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CADDIS Volume 2: Sources, Stressors & Responses

Dissolved Oxygen

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Authors: S.K.M. Marcy, G.W. Suter II, S.M. Cormier

Natural stream flowing around boulders and logs in a forested area.  Photo by Eric Vance, U.S. EPA.
Figure 1. This natural stream in a forest setting has water flowing over boulders, causing turbulence and aeration.
Courtesy of Eric Vance, U.S. EPA.

Dissolved oxygen (DO) refers to the concentration of oxygen gas incorporated in water. Oxygen enters water by direct absorption from the atmosphere, which is enhanced by turbulence (Figure 1). Water also absorbs oxygen released by aquatic plants during photosynthesis. Sufficient DO is essential to growth and reproduction of aerobic aquatic life (e.g., see Murphy 2006, Giller and Malmqvist 1998, Allan 1995).

Advice for deciding whether to include depleted or (less commonly) excessive DO as a candidate cause is provided in this module.

Simple conceptual diagram for dissolved oxygen
Figure 2. A simple conceptual diagram illustrating causal pathways, from sources to impairments, related to dissolved oxygen. Click on the diagram to go to the Conceptual Diagrams tab and view a larger version.

Checklist of sources, site evidence and biological effects

This module addresses low or excessive DO as a proximate stressor, that should be listed as a candidate cause when potential human sources and activities, site observations, or observed effects support portions of the source-to-impairment pathways in the conceptual diagram for DO (Figure 2). A checklist is provided below to help you identify key data and information useful for determining whether to include DO among your candidate causes; for more information on specific sources and activities, site evidence, and biological effects listed in the checklist, click on checklist headings or go to the When to List tab of this module.

Consider listing DO as a candidate cause when the following sources and activities, site evidence, and biological effects are present:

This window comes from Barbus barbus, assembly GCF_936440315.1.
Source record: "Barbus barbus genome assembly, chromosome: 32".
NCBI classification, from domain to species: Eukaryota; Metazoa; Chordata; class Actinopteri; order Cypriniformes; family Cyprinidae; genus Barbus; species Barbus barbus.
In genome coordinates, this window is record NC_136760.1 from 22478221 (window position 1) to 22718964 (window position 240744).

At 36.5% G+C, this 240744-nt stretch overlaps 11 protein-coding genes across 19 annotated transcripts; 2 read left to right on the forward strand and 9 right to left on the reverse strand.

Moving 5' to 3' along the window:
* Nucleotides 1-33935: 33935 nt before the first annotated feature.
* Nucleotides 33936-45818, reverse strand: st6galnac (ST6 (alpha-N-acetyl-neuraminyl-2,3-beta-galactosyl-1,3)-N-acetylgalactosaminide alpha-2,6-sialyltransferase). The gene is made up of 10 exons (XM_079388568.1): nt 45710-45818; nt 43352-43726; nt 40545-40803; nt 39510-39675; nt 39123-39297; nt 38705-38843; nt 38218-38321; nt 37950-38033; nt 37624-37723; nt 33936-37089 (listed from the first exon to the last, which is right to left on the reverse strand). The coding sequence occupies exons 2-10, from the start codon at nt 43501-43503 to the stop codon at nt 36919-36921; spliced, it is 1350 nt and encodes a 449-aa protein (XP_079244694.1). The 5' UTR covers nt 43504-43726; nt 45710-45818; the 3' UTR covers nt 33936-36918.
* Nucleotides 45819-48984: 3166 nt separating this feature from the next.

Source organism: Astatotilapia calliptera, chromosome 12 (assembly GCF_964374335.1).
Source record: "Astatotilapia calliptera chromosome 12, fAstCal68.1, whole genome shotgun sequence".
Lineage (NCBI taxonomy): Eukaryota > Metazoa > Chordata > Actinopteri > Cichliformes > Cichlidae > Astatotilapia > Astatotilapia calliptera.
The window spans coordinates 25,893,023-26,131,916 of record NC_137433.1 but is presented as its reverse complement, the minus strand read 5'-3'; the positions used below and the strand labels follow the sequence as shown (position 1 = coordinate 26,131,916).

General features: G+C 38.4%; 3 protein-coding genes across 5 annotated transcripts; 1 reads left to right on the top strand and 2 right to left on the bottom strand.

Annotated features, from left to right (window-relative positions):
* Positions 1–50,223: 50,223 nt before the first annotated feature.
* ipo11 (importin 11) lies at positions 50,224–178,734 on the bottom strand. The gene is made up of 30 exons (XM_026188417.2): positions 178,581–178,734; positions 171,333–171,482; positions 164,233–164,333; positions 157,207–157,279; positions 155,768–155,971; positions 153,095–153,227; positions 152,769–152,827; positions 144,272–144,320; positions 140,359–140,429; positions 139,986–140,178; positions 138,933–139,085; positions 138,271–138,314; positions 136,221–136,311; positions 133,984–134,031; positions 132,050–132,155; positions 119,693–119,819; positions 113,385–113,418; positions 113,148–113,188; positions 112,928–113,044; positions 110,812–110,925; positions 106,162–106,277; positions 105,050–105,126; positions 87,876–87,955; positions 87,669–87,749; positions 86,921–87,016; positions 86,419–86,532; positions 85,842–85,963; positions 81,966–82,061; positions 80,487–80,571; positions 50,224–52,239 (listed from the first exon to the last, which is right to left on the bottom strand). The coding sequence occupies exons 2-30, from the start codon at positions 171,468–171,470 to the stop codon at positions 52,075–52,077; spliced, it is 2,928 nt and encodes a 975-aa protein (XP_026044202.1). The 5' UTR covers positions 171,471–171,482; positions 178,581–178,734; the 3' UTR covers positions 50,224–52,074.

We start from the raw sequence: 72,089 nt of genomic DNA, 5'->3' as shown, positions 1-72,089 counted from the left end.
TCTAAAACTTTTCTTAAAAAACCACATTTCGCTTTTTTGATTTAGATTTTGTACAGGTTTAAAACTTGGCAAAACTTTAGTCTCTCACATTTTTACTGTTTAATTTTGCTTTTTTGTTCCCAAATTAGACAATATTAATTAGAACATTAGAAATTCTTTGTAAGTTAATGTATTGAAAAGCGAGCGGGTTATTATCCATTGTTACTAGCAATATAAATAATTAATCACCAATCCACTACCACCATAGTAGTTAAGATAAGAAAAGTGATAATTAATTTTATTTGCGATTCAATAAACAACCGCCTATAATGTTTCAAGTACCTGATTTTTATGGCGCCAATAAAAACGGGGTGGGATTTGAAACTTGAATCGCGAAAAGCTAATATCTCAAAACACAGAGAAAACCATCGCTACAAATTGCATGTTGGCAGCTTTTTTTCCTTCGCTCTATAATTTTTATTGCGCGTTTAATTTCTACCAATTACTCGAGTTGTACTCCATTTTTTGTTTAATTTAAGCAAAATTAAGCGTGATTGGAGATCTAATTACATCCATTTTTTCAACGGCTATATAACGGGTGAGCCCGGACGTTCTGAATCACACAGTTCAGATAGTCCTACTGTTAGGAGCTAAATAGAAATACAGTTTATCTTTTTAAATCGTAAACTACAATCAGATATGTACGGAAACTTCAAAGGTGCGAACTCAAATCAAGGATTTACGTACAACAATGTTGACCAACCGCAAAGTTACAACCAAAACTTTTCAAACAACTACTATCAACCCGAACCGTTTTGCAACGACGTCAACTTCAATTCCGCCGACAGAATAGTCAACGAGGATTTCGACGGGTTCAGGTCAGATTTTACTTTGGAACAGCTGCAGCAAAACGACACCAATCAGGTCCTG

Sources and Activities
  • Impoundments
  • Municipal waste treatment outfalls
  • Industrial point sources
  • Agricultural and urban runoff
  • Removal of riparian vegetation
  • Channel alteration
  • Groundwater inflow
Site Evidence
  • High plant abundance
  • Slow-moving water
  • Reduced water volume
  • Weather conditions, season, time of day
  • High elevation
  • Presence of organic waste
  • Turbid water
  • Foul smelling water
  • Yellowish-green, brown, gray, or black water or dark sediments
  • Embedded substrate
Biological Effects
  • Kills of aquatic life
  • Large fish die before small fish
  • Species requiring greater concentrations of DO die first
  • Characteristic body movements
  • Fish gulping air
  • High Hilsenhoff Biotic Index (HBI) score
  • Replacement of DO sensitive species with fly larvae and worms

Consider contributing, modifying, and related factors as candidate causes when DO is selected as a candidate cause:

  • Temperature: High temperatures reduce the solubility of oxygen in water (i.e., warm water holds less DO than cold water).
  • Nutrients: High nutrients can lead to excessive plant growth, resulting in DO declines due to respiration and decomposition.
  • Sediments: Embedded sediments can prevent DO from permeating interstitial areas.
  • Ammonia: Oxygen is consumed as NH3 is oxidized (nitrification), and low oxygen levels increase NH3 levels by inhibiting nitrification.

Consider not listing (eliminating) low DO as a candidate cause when you have evidence from your site about turbulence and DO:

  • High turbulence at the site creates consistent aeration (implausible mechanism).
  • DO concentrations measured continuously over time at the site confirm that DO concentrations are the same as or greater than DO at sites where biological impairment is not observed (lack of co-occurrence).

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